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Wampanoag Traveler

Being, in Letters, the Life and Times of Loranzo Newcomb, American and Natural Historian: A Poem

by Brendan Galvin

64 pages / 5.50 x 9.00 inches / no illustrations

Poetry

  Paperback / 9780807115428 / May 1989

Brendan Galvin’s book-length poem, Wampanoag Traveler, is told from the point of view of one Loranzo Newcomb, a fictional eighteenth-century natural historian, gardener, lone wanderer, fabulist, and failed lover. A sort of Johnny Appleseed in reverse, Newcomb traverses the American colonies, gathering seeds, botanical specimens, and fauna for the gardens and collections of wealthy patrons in England, and a host of observations for himself.

Wampanoag Traveler makes vivid a lost world in which science and superstition, fact and tall tale are interlocked. The poem is arranged in fourteen sections that deal variously with such subjects as gardening, the mystical delirium that follows a poisonous snakebite, failed love, hummingbirds and skunks, and the young Newcomb’s apprenticeship to a “birdmaster” who bears a close resemblance to Audubon.

The section, “Some Entertainments Sent with a Gift Snuffbox Carved from an Alligator’s Tooth,” which was awarded a Sotheby’s Prize by Ted Hughes and Seamus Heaney through the Arvon International Poetry Competition in 1987, is a poetic tall tale in which Newcomb describes raising a baby alligator to dragon-sized proportions.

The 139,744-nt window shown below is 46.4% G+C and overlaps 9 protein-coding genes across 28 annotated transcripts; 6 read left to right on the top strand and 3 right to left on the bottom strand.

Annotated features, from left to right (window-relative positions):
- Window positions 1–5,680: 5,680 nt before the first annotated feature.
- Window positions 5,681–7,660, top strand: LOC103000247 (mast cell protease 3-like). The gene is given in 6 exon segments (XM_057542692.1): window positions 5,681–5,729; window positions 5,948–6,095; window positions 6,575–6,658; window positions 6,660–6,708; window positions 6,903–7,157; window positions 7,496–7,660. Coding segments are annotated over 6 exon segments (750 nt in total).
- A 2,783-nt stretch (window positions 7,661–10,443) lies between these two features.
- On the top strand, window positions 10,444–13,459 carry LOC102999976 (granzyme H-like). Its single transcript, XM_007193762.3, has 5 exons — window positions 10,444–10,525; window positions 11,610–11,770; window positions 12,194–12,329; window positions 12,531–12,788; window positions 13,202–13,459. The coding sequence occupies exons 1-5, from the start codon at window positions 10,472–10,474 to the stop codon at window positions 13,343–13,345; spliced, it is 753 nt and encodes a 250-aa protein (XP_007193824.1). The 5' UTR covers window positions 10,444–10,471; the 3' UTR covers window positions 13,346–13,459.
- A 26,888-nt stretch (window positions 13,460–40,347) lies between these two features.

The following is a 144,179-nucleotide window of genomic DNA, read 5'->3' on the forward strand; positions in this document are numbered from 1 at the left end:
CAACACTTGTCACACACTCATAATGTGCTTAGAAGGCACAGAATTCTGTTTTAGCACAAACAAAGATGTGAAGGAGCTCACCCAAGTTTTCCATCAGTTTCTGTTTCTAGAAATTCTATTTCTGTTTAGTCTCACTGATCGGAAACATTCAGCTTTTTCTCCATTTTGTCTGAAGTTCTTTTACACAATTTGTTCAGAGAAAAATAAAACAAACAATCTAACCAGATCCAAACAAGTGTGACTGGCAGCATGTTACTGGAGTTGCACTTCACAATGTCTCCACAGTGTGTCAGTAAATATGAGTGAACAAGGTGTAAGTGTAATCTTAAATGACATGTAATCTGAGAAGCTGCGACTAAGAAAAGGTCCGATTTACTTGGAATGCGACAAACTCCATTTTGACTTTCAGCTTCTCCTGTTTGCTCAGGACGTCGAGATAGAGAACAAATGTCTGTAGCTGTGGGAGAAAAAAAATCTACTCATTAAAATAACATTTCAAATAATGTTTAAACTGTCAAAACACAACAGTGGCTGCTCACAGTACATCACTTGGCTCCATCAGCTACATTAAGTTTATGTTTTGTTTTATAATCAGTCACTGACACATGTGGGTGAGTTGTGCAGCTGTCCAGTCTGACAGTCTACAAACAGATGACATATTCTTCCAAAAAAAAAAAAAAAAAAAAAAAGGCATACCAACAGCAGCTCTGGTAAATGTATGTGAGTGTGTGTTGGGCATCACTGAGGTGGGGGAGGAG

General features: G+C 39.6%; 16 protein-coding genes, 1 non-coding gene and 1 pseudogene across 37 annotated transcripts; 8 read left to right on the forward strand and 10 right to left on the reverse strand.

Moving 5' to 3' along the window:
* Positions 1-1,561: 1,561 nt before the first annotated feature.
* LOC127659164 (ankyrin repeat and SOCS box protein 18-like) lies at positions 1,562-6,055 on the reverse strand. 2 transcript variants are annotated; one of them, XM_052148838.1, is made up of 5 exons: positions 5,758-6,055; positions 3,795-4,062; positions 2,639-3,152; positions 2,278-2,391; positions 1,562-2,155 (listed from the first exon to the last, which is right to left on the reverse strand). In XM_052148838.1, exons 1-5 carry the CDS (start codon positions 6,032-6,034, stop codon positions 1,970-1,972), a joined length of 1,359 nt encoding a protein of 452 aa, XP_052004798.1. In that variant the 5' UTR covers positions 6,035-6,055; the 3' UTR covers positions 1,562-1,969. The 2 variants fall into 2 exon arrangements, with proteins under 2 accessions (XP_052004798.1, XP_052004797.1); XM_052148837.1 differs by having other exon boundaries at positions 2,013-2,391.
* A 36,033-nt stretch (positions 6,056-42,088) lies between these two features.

My first alligator I dragged out of
a fish hawk’s grasp when it was
no longer than my foot,
and trained it up on crabs and herring
until what I hesitate to call gratitude
appeared and strengthened in its nature
at last, and I could with patience
inure it to reins and a light saddle.

Through much of the poem, a somber tone, a pervading sense of sadness, underlies the naturalist’s exuberant vision. Newcomb feels an unpurgeable sorrow rise from his sense of isolation his preference for gardening over people (“no easy admission”). He mourns the fact that the American garden he loves is already being despoiled. In the poem’s last section, “Envoy,” Newcomb projects into the future a history of the apple as a metaphor for American innocence gone sour.

Combining a vibrant early American sensibility with his own contemporary sense of poetics, Galvin creates a life that proceeded in a very different time from our own, fraught with choices we no longer remember. In a remarkable tour de force, he engages a voice from the past in a dialogue with a future that becomes—magically and sadly—our own historical moment. 

Brendan Galvin is the author of fourteen poetry books, including six published by LSU Press, the most recent of which, Habitat: New and Selected Poems, 1965-2005, was a finalist for the National Book Award. He has received many other honors, including the O. B. Hardison Prize from the Folger Shakespeare Library. He lives in Truro, Massachusetts.

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